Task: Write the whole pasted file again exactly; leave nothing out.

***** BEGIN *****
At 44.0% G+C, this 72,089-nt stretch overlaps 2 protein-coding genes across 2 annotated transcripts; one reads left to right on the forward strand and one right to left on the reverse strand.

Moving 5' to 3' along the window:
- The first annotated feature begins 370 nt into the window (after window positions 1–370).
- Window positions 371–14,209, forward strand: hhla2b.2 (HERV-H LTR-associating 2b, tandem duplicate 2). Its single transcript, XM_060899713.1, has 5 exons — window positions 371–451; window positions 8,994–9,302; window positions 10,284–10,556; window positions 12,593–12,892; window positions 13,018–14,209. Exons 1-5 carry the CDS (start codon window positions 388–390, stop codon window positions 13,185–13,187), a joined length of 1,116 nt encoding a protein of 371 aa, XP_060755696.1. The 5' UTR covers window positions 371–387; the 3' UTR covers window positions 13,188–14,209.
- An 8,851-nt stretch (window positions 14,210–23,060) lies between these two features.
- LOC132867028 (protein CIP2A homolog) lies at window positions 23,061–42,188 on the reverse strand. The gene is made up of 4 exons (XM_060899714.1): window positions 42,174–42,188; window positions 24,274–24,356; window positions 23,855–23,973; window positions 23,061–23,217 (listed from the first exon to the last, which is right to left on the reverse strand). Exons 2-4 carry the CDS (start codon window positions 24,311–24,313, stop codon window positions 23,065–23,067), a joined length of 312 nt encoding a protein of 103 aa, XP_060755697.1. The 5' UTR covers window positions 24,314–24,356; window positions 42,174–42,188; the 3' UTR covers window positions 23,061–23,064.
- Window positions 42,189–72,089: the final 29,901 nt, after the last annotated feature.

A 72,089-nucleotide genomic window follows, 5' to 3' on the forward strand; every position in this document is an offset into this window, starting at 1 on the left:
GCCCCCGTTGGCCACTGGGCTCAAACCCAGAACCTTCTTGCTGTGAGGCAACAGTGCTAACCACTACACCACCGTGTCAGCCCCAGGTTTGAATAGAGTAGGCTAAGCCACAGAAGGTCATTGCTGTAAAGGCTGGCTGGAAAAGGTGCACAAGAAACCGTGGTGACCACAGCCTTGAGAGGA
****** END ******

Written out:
At 44.0% G+C, this 72,089-nt stretch overlaps 2 protein-coding genes across 2 annotated transcripts; one reads left to right on the forward strand and one right to left on the reverse strand.

Moving 5' to 3' along the window:
- The first annotated feature begins 370 nt into the window (after window positions 1–370).
- Window positions 371–14,209, forward strand: hhla2b.2 (HERV-H LTR-associating 2b, tandem duplicate 2). Its single transcript, XM_060899713.1, has 5 exons — window positions 371–451; window positions 8,994–9,302; window positions 10,284–10,556; window positions 12,593–12,892; window positions 13,018–14,209. Exons 1-5 carry the CDS (start codon window positions 388–390, stop codon window positions 13,185–13,187), a joined length of 1,116 nt encoding a protein of 371 aa, XP_060755696.1. The 5' UTR covers window positions 371–387; the 3' UTR covers window positions 13,188–14,209.
- An 8,851-nt stretch (window positions 14,210–23,060) lies between these two features.
- LOC132867028 (protein CIP2A homolog) lies at window positions 23,061–42,188 on the reverse strand. The gene is made up of 4 exons (XM_060899714.1): window positions 42,174–42,188; window positions 24,274–24,356; window positions 23,855–23,973; window positions 23,061–23,217 (listed from the first exon to the last, which is right to left on the reverse strand). Exons 2-4 carry the CDS (start codon window positions 24,311–24,313, stop codon window positions 23,065–23,067), a joined length of 312 nt encoding a protein of 103 aa, XP_060755697.1. The 5' UTR covers window positions 24,314–24,356; window positions 42,174–42,188; the 3' UTR covers window positions 23,061–23,064.
- Window positions 42,189–72,089: the final 29,901 nt, after the last annotated feature.

A 72,089-nucleotide genomic window follows, 5' to 3' on the forward strand; every position in this document is an offset into this window, starting at 1 on the left:
GCCCCCGTTGGCCACTGGGCTCAAACCCAGAACCTTCTTGCTGTGAGGCAACAGTGCTAACCACTACACCACCGTGTCAGCCCCAGGTTTGAATAGAGTAGGCTAAGCCACAGAAGGTCATTGCTGTAAAGGCTGGCTGGAAAAGGTGCACAAGAAACCGTGGTGACCACAGCCTTGAGAGGA